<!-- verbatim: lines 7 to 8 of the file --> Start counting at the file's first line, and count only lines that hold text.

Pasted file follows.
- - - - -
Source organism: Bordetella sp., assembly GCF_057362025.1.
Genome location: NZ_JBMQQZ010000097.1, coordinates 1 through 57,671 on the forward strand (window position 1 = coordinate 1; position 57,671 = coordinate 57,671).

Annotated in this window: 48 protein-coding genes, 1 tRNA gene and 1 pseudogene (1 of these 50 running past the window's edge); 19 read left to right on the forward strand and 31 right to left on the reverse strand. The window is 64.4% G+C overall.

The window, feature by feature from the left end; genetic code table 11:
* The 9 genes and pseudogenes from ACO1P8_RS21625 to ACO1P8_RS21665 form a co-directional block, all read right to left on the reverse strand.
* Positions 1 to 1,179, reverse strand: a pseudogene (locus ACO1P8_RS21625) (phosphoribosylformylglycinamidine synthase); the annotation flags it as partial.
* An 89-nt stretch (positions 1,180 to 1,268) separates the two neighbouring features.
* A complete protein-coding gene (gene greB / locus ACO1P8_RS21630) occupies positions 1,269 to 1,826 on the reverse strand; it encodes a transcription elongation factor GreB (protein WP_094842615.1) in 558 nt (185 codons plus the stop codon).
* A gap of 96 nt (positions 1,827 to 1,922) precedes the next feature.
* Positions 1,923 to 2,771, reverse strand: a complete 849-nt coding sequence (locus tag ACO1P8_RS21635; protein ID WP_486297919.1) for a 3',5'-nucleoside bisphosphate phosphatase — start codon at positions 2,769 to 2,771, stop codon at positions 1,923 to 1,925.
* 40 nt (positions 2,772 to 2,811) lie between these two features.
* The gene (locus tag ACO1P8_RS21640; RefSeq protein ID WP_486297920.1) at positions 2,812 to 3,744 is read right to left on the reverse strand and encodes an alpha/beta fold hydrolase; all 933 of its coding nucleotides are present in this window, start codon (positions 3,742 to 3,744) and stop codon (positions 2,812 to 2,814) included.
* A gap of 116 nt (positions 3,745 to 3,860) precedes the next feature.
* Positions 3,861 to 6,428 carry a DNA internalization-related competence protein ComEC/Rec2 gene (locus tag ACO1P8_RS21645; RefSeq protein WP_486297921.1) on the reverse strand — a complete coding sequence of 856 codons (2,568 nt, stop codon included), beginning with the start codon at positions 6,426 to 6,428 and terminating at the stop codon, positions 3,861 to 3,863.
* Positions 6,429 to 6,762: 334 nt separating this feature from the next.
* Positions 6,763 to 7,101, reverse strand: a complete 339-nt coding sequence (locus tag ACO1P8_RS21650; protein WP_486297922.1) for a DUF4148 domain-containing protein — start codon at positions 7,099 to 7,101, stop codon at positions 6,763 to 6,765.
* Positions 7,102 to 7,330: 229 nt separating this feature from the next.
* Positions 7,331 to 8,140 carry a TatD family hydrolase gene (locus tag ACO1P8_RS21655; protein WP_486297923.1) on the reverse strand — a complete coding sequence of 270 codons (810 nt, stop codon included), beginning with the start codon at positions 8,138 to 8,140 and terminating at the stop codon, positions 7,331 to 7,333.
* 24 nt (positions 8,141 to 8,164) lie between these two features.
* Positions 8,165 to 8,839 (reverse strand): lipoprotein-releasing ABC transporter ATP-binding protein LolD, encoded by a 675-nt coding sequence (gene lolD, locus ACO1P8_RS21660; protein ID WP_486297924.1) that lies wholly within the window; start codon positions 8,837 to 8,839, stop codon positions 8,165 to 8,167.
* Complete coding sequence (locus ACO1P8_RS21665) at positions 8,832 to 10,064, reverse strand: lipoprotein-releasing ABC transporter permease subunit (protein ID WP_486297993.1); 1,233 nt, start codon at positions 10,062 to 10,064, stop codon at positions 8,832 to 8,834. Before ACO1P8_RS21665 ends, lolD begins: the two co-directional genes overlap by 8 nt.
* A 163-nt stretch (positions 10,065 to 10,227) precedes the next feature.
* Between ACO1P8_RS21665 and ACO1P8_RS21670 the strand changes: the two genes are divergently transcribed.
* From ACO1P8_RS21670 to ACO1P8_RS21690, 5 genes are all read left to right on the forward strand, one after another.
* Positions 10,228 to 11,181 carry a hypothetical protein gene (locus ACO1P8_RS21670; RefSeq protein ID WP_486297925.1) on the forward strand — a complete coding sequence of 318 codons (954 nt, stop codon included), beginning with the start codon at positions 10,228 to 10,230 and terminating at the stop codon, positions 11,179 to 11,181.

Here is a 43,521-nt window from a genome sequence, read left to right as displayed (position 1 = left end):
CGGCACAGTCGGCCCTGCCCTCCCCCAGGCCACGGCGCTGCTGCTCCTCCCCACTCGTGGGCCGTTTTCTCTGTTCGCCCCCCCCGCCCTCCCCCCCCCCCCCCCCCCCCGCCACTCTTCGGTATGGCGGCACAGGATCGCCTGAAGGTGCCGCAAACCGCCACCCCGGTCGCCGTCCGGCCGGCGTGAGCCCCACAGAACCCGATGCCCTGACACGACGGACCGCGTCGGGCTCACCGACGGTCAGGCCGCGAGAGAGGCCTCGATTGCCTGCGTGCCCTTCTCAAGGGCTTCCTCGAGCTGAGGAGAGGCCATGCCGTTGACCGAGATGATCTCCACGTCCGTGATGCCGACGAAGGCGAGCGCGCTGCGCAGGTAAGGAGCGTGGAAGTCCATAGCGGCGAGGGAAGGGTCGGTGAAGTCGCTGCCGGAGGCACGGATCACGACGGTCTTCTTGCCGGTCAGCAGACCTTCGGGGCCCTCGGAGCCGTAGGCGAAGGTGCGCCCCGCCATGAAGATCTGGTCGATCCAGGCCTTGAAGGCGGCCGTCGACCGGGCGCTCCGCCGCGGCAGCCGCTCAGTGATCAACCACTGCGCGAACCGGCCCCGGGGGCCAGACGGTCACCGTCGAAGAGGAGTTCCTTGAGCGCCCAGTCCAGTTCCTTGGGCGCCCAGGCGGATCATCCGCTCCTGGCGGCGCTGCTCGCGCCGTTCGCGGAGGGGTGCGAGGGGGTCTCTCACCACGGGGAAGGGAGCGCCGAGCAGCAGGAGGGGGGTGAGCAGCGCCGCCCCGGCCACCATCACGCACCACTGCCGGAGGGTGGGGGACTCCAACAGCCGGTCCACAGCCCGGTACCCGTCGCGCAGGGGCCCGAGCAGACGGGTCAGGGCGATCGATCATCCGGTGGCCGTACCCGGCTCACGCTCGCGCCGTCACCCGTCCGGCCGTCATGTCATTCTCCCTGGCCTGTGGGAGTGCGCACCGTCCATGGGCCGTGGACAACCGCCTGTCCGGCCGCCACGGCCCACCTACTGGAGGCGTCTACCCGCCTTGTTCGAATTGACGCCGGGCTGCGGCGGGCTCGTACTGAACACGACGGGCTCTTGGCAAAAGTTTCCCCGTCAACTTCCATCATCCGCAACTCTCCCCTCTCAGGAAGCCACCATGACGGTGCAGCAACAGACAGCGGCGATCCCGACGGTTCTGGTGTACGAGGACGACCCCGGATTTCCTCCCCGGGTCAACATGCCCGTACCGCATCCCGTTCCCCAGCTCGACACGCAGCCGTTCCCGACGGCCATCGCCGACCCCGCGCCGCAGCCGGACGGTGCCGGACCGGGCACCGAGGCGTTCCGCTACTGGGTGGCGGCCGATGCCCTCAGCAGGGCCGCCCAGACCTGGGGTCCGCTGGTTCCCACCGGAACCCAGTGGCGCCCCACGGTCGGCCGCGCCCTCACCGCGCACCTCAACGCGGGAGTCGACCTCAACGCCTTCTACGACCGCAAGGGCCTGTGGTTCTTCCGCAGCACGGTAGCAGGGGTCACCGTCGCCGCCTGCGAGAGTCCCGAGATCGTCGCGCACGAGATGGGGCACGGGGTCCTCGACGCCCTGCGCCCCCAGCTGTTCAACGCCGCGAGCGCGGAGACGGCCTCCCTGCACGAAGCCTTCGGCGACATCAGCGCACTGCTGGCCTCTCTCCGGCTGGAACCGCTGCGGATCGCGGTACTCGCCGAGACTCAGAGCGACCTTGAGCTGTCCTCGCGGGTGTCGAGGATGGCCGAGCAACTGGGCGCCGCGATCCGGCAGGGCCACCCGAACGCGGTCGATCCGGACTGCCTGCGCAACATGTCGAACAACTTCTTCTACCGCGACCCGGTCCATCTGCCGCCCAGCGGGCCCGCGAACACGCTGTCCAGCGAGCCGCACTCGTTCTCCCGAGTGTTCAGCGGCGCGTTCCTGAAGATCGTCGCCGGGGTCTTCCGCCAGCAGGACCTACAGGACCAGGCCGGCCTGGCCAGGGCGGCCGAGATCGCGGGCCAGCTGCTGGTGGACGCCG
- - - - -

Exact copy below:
* An 89-nt stretch (positions 1,180 to 1,268) separates the two neighbouring features.
* A complete protein-coding gene (gene greB / locus ACO1P8_RS21630) occupies positions 1,269 to 1,826 on the reverse strand; it encodes a transcription elongation factor GreB (protein WP_094842615.1) in 558 nt (185 codons plus the stop codon).